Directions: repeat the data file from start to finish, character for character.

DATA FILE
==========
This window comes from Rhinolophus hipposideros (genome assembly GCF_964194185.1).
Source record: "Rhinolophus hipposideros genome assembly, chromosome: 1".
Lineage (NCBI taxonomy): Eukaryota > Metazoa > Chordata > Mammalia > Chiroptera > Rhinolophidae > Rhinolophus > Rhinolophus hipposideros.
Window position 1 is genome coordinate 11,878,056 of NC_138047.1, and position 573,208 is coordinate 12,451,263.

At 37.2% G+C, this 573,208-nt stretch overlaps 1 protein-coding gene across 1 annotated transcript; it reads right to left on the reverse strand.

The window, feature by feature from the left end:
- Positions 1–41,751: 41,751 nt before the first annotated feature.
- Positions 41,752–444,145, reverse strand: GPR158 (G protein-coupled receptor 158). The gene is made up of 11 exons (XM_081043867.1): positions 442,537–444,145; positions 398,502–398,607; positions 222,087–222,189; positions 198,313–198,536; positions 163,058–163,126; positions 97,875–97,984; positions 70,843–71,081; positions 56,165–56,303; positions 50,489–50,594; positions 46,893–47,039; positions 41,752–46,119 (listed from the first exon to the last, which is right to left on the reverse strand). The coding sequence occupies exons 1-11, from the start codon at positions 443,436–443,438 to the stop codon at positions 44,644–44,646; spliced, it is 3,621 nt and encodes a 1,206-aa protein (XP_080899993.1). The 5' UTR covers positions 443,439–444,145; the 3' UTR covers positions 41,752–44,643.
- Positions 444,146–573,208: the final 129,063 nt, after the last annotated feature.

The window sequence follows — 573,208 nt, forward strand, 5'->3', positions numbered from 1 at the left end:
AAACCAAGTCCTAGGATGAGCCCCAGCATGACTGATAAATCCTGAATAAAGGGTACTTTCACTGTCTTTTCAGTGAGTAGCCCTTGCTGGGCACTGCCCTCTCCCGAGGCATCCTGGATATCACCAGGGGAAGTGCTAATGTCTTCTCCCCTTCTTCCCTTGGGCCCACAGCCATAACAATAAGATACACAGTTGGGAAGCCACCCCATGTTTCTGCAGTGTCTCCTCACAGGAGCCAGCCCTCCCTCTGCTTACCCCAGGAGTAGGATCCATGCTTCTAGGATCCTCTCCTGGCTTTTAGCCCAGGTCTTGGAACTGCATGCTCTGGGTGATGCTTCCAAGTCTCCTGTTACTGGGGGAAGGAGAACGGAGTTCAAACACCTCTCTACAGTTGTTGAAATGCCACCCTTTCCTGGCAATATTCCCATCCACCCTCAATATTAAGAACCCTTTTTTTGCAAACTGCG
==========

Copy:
This window comes from Rhinolophus hipposideros (genome assembly GCF_964194185.1).
Source record: "Rhinolophus hipposideros genome assembly, chromosome: 1".
Lineage (NCBI taxonomy): Eukaryota > Metazoa > Chordata > Mammalia > Chiroptera > Rhinolophidae > Rhinolophus > Rhinolophus hipposideros.
Window position 1 is genome coordinate 11,878,056 of NC_138047.1, and position 573,208 is coordinate 12,451,263.

At 37.2% G+C, this 573,208-nt stretch overlaps 1 protein-coding gene across 1 annotated transcript; it reads right to left on the reverse strand.

The window, feature by feature from the left end:
- Positions 1–41,751: 41,751 nt before the first annotated feature.
- Positions 41,752–444,145, reverse strand: GPR158 (G protein-coupled receptor 158). The gene is made up of 11 exons (XM_081043867.1): positions 442,537–444,145; positions 398,502–398,607; positions 222,087–222,189; positions 198,313–198,536; positions 163,058–163,126; positions 97,875–97,984; positions 70,843–71,081; positions 56,165–56,303; positions 50,489–50,594; positions 46,893–47,039; positions 41,752–46,119 (listed from the first exon to the last, which is right to left on the reverse strand). The coding sequence occupies exons 1-11, from the start codon at positions 443,436–443,438 to the stop codon at positions 44,644–44,646; spliced, it is 3,621 nt and encodes a 1,206-aa protein (XP_080899993.1). The 5' UTR covers positions 443,439–444,145; the 3' UTR covers positions 41,752–44,643.
- Positions 444,146–573,208: the final 129,063 nt, after the last annotated feature.

The window sequence follows — 573,208 nt, forward strand, 5'->3', positions numbered from 1 at the left end:
AAACCAAGTCCTAGGATGAGCCCCAGCATGACTGATAAATCCTGAATAAAGGGTACTTTCACTGTCTTTTCAGTGAGTAGCCCTTGCTGGGCACTGCCCTCTCCCGAGGCATCCTGGATATCACCAGGGGAAGTGCTAATGTCTTCTCCCCTTCTTCCCTTGGGCCCACAGCCATAACAATAAGATACACAGTTGGGAAGCCACCCCATGTTTCTGCAGTGTCTCCTCACAGGAGCCAGCCCTCCCTCTGCTTACCCCAGGAGTAGGATCCATGCTTCTAGGATCCTCTCCTGGCTTTTAGCCCAGGTCTTGGAACTGCATGCTCTGGGTGATGCTTCCAAGTCTCCTGTTACTGGGGGAAGGAGAACGGAGTTCAAACACCTCTCTACAGTTGTTGAAATGCCACCCTTTCCTGGCAATATTCCCATCCACCCTCAATATTAAGAACCCTTTTTTTGCAAACTGCG